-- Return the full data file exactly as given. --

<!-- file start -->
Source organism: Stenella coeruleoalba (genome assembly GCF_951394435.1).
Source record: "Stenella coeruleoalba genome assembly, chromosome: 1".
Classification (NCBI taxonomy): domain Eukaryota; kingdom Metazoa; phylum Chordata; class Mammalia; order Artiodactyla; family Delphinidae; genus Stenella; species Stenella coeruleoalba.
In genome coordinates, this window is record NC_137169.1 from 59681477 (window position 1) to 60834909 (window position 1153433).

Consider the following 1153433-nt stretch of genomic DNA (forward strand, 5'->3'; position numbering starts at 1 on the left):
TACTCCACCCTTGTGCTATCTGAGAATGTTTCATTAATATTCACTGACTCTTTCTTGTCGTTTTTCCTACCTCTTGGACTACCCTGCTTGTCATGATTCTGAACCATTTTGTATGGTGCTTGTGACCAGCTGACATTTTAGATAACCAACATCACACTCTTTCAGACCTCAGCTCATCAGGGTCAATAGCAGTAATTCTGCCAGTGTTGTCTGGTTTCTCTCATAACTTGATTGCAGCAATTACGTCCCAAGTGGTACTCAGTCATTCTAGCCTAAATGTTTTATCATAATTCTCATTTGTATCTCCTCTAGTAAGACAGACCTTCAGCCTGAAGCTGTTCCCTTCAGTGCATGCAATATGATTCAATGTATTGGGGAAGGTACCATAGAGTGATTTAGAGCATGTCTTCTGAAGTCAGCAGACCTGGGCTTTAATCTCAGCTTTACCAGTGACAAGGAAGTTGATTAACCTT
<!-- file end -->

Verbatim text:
Source organism: Stenella coeruleoalba (genome assembly GCF_951394435.1).
Source record: "Stenella coeruleoalba genome assembly, chromosome: 1".
Classification (NCBI taxonomy): domain Eukaryota; kingdom Metazoa; phylum Chordata; class Mammalia; order Artiodactyla; family Delphinidae; genus Stenella; species Stenella coeruleoalba.
In genome coordinates, this window is record NC_137169.1 from 59681477 (window position 1) to 60834909 (window position 1153433).

Consider the following 1153433-nt stretch of genomic DNA (forward strand, 5'->3'; position numbering starts at 1 on the left):
TACTCCACCCTTGTGCTATCTGAGAATGTTTCATTAATATTCACTGACTCTTTCTTGTCGTTTTTCCTACCTCTTGGACTACCCTGCTTGTCATGATTCTGAACCATTTTGTATGGTGCTTGTGACCAGCTGACATTTTAGATAACCAACATCACACTCTTTCAGACCTCAGCTCATCAGGGTCAATAGCAGTAATTCTGCCAGTGTTGTCTGGTTTCTCTCATAACTTGATTGCAGCAATTACGTCCCAAGTGGTACTCAGTCATTCTAGCCTAAATGTTTTATCATAATTCTCATTTGTATCTCCTCTAGTAAGACAGACCTTCAGCCTGAAGCTGTTCCCTTCAGTGCATGCAATATGATTCAATGTATTGGGGAAGGTACCATAGAGTGATTTAGAGCATGTCTTCTGAAGTCAGCAGACCTGGGCTTTAATCTCAGCTTTACCAGTGACAAGGAAGTTGATTAACCTT